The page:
We need to protect our children because they are the future of our genes and of our society. But how far should we go to protect them. I think there is a different answer for individual cases than there is for society in general. For society, individuals don’t matter so much. It doesn’t matter if a few children are lost. There are plenty left.

However, for individuals, it matters a great deal more. I want my own progeny to be protected. For a person like me, who had a great deal of difficulty having biological children, protecting every embryo was crucial. We had four or five of them frozen, and one of them became our son. It would have been horrible hell had the embryo freezing facility lost power in a storm like Sandy (and they were in NYC). I would have felt like my children had been murdered.

Except when they were replaced, several of them died, anyway. On their own. We were lucky to get one child born out of them all. Over all, 8 embryos and 2 children.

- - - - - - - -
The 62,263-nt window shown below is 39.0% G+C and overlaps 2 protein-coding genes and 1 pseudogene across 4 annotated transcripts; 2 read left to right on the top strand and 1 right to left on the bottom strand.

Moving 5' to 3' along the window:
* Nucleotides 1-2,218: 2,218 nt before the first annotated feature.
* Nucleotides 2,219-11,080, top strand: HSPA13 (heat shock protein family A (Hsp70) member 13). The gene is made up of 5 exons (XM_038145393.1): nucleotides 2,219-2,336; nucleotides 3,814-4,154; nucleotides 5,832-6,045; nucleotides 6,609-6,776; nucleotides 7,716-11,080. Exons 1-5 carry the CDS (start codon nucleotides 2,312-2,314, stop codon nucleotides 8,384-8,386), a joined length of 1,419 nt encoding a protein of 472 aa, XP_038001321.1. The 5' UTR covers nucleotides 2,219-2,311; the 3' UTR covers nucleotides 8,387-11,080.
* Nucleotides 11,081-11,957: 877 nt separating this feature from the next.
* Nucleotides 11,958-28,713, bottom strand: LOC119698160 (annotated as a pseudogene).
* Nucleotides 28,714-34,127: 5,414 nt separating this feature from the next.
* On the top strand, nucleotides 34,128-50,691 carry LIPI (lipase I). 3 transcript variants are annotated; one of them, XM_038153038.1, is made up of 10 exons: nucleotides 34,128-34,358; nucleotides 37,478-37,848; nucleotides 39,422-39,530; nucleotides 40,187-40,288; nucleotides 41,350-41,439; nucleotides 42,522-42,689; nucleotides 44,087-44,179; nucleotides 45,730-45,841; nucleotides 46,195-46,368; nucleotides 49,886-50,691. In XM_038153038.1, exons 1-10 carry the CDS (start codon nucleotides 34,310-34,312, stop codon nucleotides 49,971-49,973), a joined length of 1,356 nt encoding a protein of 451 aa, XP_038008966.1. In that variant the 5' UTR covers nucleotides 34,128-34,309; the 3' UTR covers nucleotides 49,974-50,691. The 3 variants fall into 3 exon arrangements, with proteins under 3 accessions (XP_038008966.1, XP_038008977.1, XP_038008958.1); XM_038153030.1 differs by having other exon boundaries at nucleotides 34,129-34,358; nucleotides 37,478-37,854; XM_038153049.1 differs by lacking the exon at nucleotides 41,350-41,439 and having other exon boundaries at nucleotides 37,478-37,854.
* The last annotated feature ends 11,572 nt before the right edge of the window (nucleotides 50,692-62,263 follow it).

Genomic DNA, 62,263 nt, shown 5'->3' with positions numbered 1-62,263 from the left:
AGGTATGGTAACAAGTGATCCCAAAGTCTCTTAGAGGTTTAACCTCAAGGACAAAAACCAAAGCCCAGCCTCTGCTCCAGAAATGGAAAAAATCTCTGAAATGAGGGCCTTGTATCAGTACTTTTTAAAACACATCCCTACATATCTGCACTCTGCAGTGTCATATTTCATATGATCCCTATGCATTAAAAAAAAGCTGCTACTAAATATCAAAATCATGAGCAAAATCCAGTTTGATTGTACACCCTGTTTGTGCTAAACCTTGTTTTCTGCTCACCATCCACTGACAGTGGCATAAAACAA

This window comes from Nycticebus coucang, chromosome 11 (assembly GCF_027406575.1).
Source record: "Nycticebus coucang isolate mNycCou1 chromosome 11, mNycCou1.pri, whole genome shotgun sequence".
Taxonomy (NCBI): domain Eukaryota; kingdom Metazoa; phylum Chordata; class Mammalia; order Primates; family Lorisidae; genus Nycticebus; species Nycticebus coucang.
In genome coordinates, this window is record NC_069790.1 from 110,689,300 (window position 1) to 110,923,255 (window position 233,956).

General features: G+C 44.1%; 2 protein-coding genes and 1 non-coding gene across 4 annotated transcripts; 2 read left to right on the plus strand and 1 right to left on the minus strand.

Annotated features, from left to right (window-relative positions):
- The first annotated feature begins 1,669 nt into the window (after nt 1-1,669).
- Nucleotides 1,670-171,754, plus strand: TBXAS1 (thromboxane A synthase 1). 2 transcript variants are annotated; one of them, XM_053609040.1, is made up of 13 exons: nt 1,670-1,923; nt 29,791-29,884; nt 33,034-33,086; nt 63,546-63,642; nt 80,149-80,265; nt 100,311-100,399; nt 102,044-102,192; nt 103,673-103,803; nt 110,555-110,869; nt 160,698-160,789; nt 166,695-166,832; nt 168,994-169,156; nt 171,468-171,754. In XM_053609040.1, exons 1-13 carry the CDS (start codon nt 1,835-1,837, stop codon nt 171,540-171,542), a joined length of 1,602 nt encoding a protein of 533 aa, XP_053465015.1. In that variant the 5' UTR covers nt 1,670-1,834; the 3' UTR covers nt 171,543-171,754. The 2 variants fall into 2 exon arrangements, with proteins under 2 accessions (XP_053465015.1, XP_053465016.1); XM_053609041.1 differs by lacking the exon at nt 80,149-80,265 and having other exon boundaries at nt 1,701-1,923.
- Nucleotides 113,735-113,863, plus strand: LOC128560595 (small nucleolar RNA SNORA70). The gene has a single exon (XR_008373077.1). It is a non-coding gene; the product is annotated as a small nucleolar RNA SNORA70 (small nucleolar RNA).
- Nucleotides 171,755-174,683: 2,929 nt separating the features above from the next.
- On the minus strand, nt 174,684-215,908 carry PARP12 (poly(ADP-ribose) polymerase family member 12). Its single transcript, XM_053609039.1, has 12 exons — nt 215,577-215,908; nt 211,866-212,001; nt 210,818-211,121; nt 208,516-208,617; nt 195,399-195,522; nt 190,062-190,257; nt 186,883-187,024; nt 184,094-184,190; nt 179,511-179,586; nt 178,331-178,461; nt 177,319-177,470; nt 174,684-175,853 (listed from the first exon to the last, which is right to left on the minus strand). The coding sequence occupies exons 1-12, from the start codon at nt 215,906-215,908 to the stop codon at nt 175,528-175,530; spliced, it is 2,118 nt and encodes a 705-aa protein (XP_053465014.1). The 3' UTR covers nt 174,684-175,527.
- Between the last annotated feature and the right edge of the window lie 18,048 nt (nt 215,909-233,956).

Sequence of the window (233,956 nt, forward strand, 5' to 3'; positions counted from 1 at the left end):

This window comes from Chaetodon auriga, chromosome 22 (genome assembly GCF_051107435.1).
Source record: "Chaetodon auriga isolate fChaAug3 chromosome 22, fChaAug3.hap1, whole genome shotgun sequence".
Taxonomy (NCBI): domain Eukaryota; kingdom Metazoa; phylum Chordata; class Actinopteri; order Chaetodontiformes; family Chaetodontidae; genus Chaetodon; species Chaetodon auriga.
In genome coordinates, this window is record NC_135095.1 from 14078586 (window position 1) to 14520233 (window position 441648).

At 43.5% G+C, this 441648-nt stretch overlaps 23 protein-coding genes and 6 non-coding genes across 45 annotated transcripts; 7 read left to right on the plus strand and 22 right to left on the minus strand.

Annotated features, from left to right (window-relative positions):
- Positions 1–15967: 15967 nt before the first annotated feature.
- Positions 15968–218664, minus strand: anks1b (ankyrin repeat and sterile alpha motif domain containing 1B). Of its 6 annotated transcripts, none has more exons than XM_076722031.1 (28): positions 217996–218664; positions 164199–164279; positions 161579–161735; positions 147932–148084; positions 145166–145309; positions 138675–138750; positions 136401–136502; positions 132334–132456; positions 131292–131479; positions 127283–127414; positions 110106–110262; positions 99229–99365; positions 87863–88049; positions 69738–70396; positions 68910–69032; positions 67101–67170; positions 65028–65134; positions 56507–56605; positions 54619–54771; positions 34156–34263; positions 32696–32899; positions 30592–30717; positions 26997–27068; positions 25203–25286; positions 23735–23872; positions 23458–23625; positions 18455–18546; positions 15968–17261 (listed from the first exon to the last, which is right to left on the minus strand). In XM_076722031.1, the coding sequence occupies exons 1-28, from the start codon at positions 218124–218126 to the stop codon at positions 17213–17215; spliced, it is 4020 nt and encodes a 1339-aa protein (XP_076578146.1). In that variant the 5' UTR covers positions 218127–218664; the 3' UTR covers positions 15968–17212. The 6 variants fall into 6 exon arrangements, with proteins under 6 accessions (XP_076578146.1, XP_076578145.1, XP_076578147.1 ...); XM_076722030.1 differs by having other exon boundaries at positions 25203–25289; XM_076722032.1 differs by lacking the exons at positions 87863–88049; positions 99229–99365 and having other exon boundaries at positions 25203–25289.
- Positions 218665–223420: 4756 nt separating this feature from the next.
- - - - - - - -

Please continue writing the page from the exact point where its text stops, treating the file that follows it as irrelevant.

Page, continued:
That’s the kind of thing you can take very personally. If someone else wants to have an abortion, well, that’s their choice. I have no interest in their embryo. I don’t think society does, either. But when it’s my kid, even if it is only ten cells, I would hate for anyone to do anything to terminate it. To kill it. That would be killing a part of me. That would be killing my genetic future. It would most certainly be a kind of murder. Unless I didn’t care. Unless I didn’t want a child.

I don’t think you can apply a general rule here. I can’t say what the value of an innocent life it. Because that’s personal. That’s different for everyone. No one can tell me the value of my children. I am the only one who gets to say what that is.

Maybe when they are older, society gets to have a say. I don’t know when that social interest starts. Perhaps at birth. Maybe later. It’s tricky.

rooeytoo's avatar